CTV/OTT viewership has been ballooning for the last few years. As of Q3 2020, streaming services have attracted 72% of U.S. internet users (appx. 215 million people) and in 2021, the volume of ad spending across CTV channels will increase to $11.36 billion. These facts make the CTV ad market, with its immense capitalization, an irresistible lure for both publishers and advertisers.
Today, digital TV is capable of running programmatic campaigns, which translate to targeted advertising on CTV/OTT. As a result, marketers are now looking at the issue of accurate calculations in this space. To perform efficient advertising campaigns, among other things, market players need data-driven reports and analysis to be able to estimate outputs and engage in strategic planning. We, at VlogBox, are on our way to power up CTV solutions with all necessary analytics tools for higher marketing results and hope to introduce the first adoptions quite soon. So let’s go through the key aspects.
Everything started with YouTube on CTV/OTT big screens
YouTube and Netflix have taken up pole positions on the Advanced TV ecosystem chart with bold market shares of 20% and 34% accordingly, making them the most-watched online video platforms in the U.S. as of Q2 2020 by Nielsen research.
According to an eMarketer study, it’s expected that YouTube is expected to generate $5.45 billion in ad revenue in total by 2022, increasing its market share of the U.S. CTV ad spend by up to 38.7%. A higher number of viewers are now watching YouTube content via big screens, while mobile device viewing rates have fallen from 49.0% in Q4 2019 to 40.9% in Q3 2020. And that’s no surprise – this consumer behavior is definitively explained by the pandemic.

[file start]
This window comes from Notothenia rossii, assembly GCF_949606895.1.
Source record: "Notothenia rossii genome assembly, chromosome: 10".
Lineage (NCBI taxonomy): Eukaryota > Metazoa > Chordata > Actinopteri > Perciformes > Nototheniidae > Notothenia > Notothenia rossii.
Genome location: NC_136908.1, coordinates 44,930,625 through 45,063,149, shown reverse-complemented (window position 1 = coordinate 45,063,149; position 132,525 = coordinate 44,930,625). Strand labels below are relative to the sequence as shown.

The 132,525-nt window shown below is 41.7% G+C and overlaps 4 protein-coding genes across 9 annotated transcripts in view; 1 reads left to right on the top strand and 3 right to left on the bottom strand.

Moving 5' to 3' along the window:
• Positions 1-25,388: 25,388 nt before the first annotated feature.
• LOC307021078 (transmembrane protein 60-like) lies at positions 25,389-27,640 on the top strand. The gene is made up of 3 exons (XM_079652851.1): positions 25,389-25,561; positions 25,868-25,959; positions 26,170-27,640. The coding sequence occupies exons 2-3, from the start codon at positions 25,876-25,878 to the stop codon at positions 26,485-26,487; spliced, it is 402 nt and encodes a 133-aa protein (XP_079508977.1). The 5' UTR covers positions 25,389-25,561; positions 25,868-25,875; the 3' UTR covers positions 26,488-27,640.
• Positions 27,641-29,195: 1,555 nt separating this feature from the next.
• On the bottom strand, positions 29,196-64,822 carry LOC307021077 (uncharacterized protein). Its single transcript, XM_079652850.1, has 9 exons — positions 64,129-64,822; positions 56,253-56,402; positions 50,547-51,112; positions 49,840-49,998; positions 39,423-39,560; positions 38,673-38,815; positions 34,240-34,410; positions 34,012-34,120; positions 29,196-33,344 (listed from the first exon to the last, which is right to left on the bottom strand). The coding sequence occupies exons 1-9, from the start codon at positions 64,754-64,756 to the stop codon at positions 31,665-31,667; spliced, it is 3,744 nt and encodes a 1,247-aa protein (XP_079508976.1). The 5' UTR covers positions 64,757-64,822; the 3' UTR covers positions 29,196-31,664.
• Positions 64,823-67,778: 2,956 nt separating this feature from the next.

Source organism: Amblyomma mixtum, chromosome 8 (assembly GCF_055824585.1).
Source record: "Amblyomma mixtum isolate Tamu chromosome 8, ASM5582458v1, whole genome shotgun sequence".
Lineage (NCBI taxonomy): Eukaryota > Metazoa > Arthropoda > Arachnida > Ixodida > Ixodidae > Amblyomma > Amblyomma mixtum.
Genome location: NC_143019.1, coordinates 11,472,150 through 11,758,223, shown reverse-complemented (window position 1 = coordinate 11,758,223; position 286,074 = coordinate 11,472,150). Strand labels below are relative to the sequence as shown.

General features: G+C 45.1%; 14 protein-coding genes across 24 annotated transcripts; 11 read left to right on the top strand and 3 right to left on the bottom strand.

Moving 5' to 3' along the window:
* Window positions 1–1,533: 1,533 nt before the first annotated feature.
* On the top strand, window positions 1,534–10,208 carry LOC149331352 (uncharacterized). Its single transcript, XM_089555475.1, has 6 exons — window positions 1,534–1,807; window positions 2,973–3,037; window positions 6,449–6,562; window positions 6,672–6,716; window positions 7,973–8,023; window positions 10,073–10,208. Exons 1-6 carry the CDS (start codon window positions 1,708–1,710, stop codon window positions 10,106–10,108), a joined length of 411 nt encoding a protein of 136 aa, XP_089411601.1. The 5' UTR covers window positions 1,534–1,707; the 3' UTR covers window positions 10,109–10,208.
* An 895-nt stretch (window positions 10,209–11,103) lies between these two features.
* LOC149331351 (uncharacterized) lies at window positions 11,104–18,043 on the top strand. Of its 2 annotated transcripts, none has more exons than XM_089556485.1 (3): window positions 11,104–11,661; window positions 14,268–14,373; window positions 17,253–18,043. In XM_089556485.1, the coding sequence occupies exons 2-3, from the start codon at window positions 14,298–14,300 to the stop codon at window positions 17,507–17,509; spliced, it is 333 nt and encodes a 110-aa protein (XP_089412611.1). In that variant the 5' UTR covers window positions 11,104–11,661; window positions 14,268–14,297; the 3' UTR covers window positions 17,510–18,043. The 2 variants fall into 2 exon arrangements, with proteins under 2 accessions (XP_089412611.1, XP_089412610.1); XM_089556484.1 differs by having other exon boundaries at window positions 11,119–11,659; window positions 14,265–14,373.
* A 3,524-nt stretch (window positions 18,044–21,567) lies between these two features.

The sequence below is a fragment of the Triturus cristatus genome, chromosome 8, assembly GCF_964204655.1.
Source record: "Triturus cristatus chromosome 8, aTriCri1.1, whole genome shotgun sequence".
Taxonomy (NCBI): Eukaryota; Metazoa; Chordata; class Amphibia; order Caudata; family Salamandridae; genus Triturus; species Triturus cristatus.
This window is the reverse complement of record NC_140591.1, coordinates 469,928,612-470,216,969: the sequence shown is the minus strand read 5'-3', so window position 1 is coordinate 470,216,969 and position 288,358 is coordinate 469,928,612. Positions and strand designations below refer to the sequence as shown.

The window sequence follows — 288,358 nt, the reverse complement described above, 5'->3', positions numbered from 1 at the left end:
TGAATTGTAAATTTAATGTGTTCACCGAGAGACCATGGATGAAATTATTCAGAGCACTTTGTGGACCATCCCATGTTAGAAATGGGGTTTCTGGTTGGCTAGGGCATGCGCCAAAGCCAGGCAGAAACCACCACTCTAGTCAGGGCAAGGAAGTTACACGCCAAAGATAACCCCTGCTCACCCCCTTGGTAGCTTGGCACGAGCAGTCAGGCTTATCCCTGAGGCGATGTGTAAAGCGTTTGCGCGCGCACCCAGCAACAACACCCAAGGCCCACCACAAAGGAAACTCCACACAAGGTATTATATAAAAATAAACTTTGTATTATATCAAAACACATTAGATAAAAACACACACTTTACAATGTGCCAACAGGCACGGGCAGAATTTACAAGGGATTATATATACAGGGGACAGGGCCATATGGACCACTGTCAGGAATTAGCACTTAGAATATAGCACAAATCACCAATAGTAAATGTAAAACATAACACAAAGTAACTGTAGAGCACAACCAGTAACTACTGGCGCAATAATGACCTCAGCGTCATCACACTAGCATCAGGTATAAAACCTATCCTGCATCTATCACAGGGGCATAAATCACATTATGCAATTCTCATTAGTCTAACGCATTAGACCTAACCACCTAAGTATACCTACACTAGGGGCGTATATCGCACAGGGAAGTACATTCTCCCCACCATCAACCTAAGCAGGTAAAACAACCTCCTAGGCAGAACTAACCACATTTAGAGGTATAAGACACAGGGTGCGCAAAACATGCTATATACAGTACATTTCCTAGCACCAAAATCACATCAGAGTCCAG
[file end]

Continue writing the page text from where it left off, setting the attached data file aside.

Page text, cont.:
Meanwhile, Emarketer indicates that ad revenues from advertising on YouTube are estimated at $4.04 billion as of 2020 (+17.8% YoY), and forecast to hit $6.87 billion by 2022. Therefore, the general trend of CTV consumption is ascending. If this trend continues, CTV viewership rates will soar.
Running profitable video ad campaigns, including on YouTube platform, requires an analytic approach. Currently, the industry already offers some metrics, measurement and attribution for brands and media owners.
So, which KPIs matter?
Every advertising campaign needs definite measurements to help brands to estimate the efficiency of their marketing activities. One of the most common metrics here is ROAS (return on ad spend). With its help, advertisers can calculate how much money they stand to earn for every single dollar invested.
The ROAS formula provides general performance results, yet it can’t provide precise data per person – only per device user. For instance, one household can be CTV-plugged with one account, but this account might be used by every family member. Hence, an advertiser receives data concerning one TV set, while it’s actually being used by different people. This is a crucial fact, as in most cases family members come from different generations, and it takes customized marketing tactics to attract each cohort. At this point, achieving granular metrics is one of the critical roadblocks within the Addressed TV measurement challenge. Digital marketing experts forecast that artificial intelligence will serve to discover new audiences for programmatic advertising. The development of this technology is designed to bring the industry a new, more data-driven reporting and analytical approach.
Besides the ROAS metric, which allows marketers to understand if their ad campaign generates clicks and leads, there is also a ROI (return on investment) metric. The key difference between them is that ROAS can tell an advertiser if ads drive revenue, while ROI encompasses all operational costs and can predict whether the company can generate a profit from the money spent. Hence, brands would be wise to use both metrics to get a more detailed picture of their business results.
The growing trend in streaming video consumption has prompted marketers and publishers to look for a way to optimize their operational activities. Reporting data is essential in achieving that goal. But creating valid analytics for CTV campaigns is not that easy. The immaturity of standardized measurements and attribution within the technology can sometimes result in data distortion, which can lead to mistaken decisions.